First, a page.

Did she got hired by having that last name?
Starbucks is one of those places that is so pretentious that even if that was the only thing off about them there wouldn’t be a whole lot of people that would admit to drinking their coffee.
The second thing is that their views are pretty much backwards of how things should really be. Wanting to hire refugees over veterans is one of those things where you couldn’t get anyone with decency to drink that swill even if you paid them.
The coffee chain giant had, until recently, Howard Schultz as CEO. You might remember Howard. He is a hard-core liberal who vocally supported Barack Obama and Hillary Clinton in their presidential races. He famously dismissed supporters of traditional marriage when he said any Starbucks investor who didn’t support gay marriage should sell their shares and take their business elsewhere. Yeah, that guy.
Schultz stepped down as CEO in 2017, but still remains the executive chairman. Starbucks finally found his replacement, however, when they announced that Rosalind Brewer would serve as the new CEO of Starbucks. Brewer served as CEO of Sam’s Club until earlier this year.
It was an announcement hailed by many in the business community, but not all, as Brewer has a history of controversial statements. In particular, it appears she gets triggered by the sight of white guys in board rooms.
It all goes back to an interview she gave CNN in 2015, in which she seemed to have a problem with too many white men in corporate America.
The Washington Post reported on a particular exchange in the interview. CNN’s Poppy Harlow asked Rosalind Brewer about what it would take to see more women at the top of corporate America. Brewer answered.
“My executive team is very diverse, and I make that a priority,” she told Harlow. “I demand it of my team and within the structure. And then, every now and then, you have to nudge your partners, and you have to speak up and speak out. And I try to use my platform for that. … I try to set an example. I try to mentor many women inside my company and outside the company because I think it’s important.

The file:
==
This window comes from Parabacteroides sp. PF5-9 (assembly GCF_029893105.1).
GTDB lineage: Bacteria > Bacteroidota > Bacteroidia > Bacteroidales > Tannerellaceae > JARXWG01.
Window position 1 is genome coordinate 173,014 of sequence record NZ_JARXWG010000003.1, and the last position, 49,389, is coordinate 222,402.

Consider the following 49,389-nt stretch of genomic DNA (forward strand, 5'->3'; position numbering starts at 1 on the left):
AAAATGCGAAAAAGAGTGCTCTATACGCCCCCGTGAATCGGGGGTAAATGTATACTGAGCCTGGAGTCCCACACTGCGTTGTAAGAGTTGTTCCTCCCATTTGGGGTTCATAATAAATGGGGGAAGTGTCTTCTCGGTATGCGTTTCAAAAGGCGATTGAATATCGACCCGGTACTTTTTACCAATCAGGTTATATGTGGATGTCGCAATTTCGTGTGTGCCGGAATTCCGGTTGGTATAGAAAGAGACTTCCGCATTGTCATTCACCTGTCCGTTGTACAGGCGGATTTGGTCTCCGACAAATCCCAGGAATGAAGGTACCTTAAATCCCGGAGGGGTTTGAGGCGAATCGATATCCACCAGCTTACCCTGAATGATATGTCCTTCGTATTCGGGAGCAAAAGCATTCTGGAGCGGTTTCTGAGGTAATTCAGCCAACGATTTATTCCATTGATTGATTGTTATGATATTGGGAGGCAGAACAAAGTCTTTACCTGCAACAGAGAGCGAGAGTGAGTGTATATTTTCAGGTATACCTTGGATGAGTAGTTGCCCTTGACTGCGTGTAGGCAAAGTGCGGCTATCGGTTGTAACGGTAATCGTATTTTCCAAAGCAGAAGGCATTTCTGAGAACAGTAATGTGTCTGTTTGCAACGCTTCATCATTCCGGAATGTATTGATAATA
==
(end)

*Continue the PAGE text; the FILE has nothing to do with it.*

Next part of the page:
“And I talk to my suppliers about it. Just today we met with a supplier, and the entire other side of the table was all Caucasian males. That was interesting. I decided not to talk about it directly with [the supplier’s] folks in the room because there were actually no females, like, levels down. So I’m going to place a call to him.”
That set off a firestorm, as many wondered why she would get so upset over the sight of a lot of white guys. Her defenders said her critics, in turn, were either racist or sexist.
Here’s the real problem: Brewer called out one of her own suppliers in a national interview with CNN, accusing them of discriminating against minorities and women because all of the higher-ups were white guys.
No one should have a problem with wanting a more diverse corporate leadership. Opening up opportunities to women and minorities is important, if not essential, to long-term success. Brewer herself, however, should know that the issue is far more complicated, and the lack of minorities and women in leadership of a business is not indicative of bias. A meeting room full of white guys is not proof of white patriarchy.
Starbucks can afford to be more diverse, because as a high-profile corporation, they have access to the best and the brightest candidates in business. They are more likely to find the diversity they want.